Bush's War Record and Media Bias
January 27, 2004
A Letter to the Ombudsman of the New York Times - Ed Mainland (member: EAW Sterring Committee)
The New York Times has not only ignored eividence that George W. Bush may be guilty of the capitol offense of "desertion" during the Vietnam War, but recently has badgered anyone attempting to raise the issue. The latest victim of the NYT's pressure-tactics: presidential candidate and former Gen. Wesley Clark.
To: Arthur Bovino
Office of the Public Editor
The New York Times
FOR NEW YORK TIMES OMBUDSMAN DANIEL OKRENT
MARIN COUNTY, CALIFORNIA (January 26, 2004) -- Here is what reporter Katharine Q. Seelye wrote about Bush's absence from National Guard duty in today's New York Times, Jan. 26, 2004, p. 1 ff. ("With the Race Changing Fast, Clark Adjusts"):
But General Clark has spent much of his time here explaining controversial statements. Perhaps most damaging has been his failure to repudiate comments by Mr. [Michael] Moore, who called Mr. Bush a deserter for his unexplained absence from the Air National Guard between April 1972 and September 1973.
Mr. Bush's actions did not meet the technical definition of desertion.
"President Bush was not a deserter," said Eugene Fidell, a Washington expert on military law. "To desert in wartime is a serious offense, potentially punishable by death. It requires an intent to remain away permanently."
General Clark has said that Mr. Moore has a right to free speech. But that has not stopped reporters and voters from asking him about Mr. Moore's allegation. On Sunday on Meet the Press when Tim Russert asked if he would disassociate himself from Mr. Moore's characterization, General Clark said, "Well, I can't use those words and I don't see the issues in that way."
This NY Times text breaks the rules of objective reporting and cries out for public correction and sanction through the Times' ombudsman.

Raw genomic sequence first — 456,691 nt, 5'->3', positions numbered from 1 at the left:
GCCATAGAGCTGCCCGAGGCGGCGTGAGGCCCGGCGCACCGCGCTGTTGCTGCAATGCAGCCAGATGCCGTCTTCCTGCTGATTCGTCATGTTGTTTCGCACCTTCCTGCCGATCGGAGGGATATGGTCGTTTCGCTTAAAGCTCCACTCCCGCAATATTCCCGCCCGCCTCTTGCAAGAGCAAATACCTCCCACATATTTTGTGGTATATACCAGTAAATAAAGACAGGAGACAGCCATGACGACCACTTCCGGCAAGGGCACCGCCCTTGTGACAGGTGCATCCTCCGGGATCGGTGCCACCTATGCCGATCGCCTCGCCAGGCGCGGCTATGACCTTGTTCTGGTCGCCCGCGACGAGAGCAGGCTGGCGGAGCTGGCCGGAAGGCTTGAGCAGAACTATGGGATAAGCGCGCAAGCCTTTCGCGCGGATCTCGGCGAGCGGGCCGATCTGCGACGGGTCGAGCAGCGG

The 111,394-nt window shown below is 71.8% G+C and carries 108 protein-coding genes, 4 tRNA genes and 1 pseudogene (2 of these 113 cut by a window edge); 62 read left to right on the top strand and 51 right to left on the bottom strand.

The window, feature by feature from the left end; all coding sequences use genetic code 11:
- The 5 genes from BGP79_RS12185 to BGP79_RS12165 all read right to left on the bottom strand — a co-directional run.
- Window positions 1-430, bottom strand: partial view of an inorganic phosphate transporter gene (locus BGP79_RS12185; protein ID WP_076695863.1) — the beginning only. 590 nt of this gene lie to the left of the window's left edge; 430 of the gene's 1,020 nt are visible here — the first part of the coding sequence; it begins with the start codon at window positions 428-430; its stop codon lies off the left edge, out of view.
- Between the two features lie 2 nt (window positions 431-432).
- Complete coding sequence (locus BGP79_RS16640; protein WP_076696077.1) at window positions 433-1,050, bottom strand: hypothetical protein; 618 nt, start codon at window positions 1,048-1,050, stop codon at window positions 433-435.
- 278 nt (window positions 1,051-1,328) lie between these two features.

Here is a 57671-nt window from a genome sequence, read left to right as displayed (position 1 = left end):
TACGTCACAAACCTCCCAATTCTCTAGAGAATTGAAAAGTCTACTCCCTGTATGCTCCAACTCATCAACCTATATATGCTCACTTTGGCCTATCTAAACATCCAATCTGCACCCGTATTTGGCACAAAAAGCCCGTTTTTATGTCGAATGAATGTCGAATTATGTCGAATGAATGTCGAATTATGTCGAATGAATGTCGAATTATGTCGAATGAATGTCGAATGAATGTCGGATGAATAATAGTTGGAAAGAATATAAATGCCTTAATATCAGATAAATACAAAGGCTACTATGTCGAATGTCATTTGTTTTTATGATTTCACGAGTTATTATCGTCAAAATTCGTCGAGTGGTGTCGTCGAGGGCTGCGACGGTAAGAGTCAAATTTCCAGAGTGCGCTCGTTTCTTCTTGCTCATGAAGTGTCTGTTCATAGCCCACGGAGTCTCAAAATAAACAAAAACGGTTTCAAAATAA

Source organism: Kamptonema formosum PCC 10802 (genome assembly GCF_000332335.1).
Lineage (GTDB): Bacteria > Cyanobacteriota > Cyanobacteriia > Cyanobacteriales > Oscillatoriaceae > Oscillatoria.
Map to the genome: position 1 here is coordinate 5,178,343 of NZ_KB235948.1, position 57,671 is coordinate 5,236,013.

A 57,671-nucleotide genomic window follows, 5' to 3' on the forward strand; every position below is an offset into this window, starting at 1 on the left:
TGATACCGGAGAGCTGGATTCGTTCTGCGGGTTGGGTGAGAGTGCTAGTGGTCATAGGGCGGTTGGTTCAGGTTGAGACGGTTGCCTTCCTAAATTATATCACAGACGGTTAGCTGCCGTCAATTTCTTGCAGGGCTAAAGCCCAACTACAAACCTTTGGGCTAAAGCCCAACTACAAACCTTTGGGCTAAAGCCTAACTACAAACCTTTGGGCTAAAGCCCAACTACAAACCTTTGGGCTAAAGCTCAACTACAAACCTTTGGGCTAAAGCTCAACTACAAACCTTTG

As in previous Times' coverage of Bush's alleged AWOL, this story:
1) assumes with no proof that the charge is not valid,
2) assumes Clark should repudiate Moore and by not doing so forcefully enough has committed a gaffe, when it is the Times, with other media, that should be reprimanded for never investigating Moore's charge thoroughly, and
3) defends Bush by presenting a sole source who claims that Bush's absence was not technically desertion while omitting other sources who would contend otherwise,
4) ignores whether Bush might have been guilty of AWOL, disobeying a lawful order, or other infractions short of desertion.
The Times has consistently covered up for Bush in respect to his unexplained military absence. To the best of our knowledge, the Times has never asked Bush, in press conferences, interviews or elsewhere, to publicly and comprehensively explain his absence and present witnesses or corroboration in support of such an explanation.
There have been reports -- never picked up by the Times -- that Republican officials have purged and shredded records that pertain to Bush's period of service. Also, the Times has consistently portrayed Moore, and by association Clark, as somehow guilty of perpetrating "controversial statements" while at the same time doing nothing -- along with the rest of corporate media -- to clear up the controversy.
This is the same newspaper [that] virtually shanghaied Wen Ho Lee on treason and espionage charges, which later turned out to be bogus.
This is the same newspaper that devoted thousands of tons of newsprint to investigating to death and recirculating various spurious charges about President Clinton and Whitewater-gate.
This is the same newspaper whose editors have never been called to account for publishing reporter Judith Miller's series of phony exposes of Iraq's alleged unconventional weapons, as it turned out mostly retailed to Miller by the disreputable Chalabi clan backed by neocons and US military officers eager to misrepresent any shred of information that might justify the US subjugation of Iraq.)
In fact, the Times has consistently implied that any US politician or public figure even mentioning the Bush AWOL "controversy" should be "repudiated" and that any inquiry into it is illegitimate. As seen by how Gen. Clark felt obliged to back off, Times' pressure has clearly caused Democratic politicians to shy away from the "controversy" and fail to nail Bush on one of his chief vulnerabilities and hypocrisies (a smirking, swaggering commander in chief -- "Bring 'em on" -- who didn't show up for a year of military service in time of war).
The Times, for whatever reason, is helping Bush "frame" the issue. In fact, this is arguably one of the most blatant classroom examples of "media framing" that one can find.
Our Foundation believes that Mr. Okrent, as ombudsman, should deal forthrightly with this "controversy" on the op-ed page of the Times lest the newspaper's contested journalistic credibility take still another serious hit.
Edward A. Mainland, a member of the EAW Steering Committee, wrote this letter to the Times on behalf of the Whited Sepulchre Foundation, an organization "Dedicated to Recognizing America's Outstanding Examples of Hypocrisy in the Fields of Politics, Media and Public Service."